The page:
Shell Ginger is a robust, rhizomatous, clump forming evergreen, herbaceous perennial plant that grows about 1–3 m tall. The plant more typically reaches 4-8 feet tall in the greenhouse and 3-4 feet tall as a houseplant. The plant is found growing in typically wet environments such as stream banks and shady slopes, and occurs in natural forests, riparian zones, wetlands, watercourses, forest margins, roadsides, urban open space in moist, warm, coastal and inland regions. The plant grows in slightly alkaline to acidic soils on clays, sands or loams. It is moderately drought tolerant but has poor salt tolerance. It is commonly called shell ginger because its individual shell pink flowers, particularly when in bud, look like sea shells and its rhizomes have a ginger-like aroma. It is distinguished from other members of the ginger family by the fact that its flowers sag from the ends of leafy stems rather than rise directly from plant rhizomes. Alternate leaves are simple, broad, and lanceolate to oblong-lanceolate with pointed apex and margins provided of short down. Bright green, shining leaves are up to 30-65 cm long and 5-12 cm broad sheathing the stems and prominent white midrib. Flowers are borne in pendant showy and fragrant racemes up to 400 mm long, and its main axis is very hairy; white, waxy and pink tinged ovate bracteoles enfold the buds. Flowers are orchid-like and funnel-formed. Calyx and corolla are tubular, corolla is white, and its labellum is up to 40 mm, crinkled and yellow, with red and brown stripes. Stamens are 3 but only 1 is functional, and it has 2 staminodes. Its ovary is inferior and 3-loculed. Flowering normally takes place from April-June. Fertile flowers are followed by globose capsules 2.5-3 cm long, and 2 cm in diameter, with orange red longitudinal ribs, containing about 30 bluish tetragonal seeds provided of white aril. It reproduces by seed, but usually and easily by division to be done during the winter months. Shell Ginger is called by so many sweet words "flower of paradise", "flower of my soul", "tears of the virgin". Everything about it is attractive: its very decorative foliage, with shiny leaves finely variegated with yellow. Its long spikes of flowers with elegant white corollas opening on bold red and yellow petals; its funny orange fruits looking like Chinese lanterns.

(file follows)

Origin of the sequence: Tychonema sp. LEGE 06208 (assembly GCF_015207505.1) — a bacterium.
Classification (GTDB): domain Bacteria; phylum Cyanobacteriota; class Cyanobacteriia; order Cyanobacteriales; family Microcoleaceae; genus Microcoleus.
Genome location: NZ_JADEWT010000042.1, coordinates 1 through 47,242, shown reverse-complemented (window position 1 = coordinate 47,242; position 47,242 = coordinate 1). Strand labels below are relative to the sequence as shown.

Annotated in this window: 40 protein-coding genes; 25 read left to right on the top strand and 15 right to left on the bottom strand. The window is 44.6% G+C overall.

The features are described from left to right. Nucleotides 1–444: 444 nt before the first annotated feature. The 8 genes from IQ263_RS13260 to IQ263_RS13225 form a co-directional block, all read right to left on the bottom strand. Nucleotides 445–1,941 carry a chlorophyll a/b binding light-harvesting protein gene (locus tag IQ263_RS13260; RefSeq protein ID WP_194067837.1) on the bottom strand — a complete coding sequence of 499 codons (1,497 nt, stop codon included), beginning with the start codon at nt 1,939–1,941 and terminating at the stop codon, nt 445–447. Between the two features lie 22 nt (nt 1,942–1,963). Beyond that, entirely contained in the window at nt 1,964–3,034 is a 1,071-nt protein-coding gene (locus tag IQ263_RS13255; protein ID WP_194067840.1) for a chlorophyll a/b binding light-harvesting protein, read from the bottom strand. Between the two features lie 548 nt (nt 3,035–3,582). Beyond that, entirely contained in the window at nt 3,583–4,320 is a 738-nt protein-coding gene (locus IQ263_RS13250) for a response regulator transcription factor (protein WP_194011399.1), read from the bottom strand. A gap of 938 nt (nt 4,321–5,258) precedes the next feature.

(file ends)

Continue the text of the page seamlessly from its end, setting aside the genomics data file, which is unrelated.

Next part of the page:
Shell Ginger gets its name from the cluster of funnel forming blossoms that resemble sea shells. It grows similarly to its culinary Ginger relative, in well moistened soils as a rhizomatous, tropical perennial. The leaves are used to wrap zongzi bao/doong, like a Chinese rice tamale in China and as an herbal tea in Japan. It is a staple of the traditional Okinawan diet, and published studies attribute this plant’s abundant bioactive phytochemical content (alongside antioxidant, anti-diabetes, anti-cancer, anti-tumor, and anti-obesity properties) to their remarkable longevity. Okinawa is home to a high concentration of the world’s oldest humans, those well over the age of 100.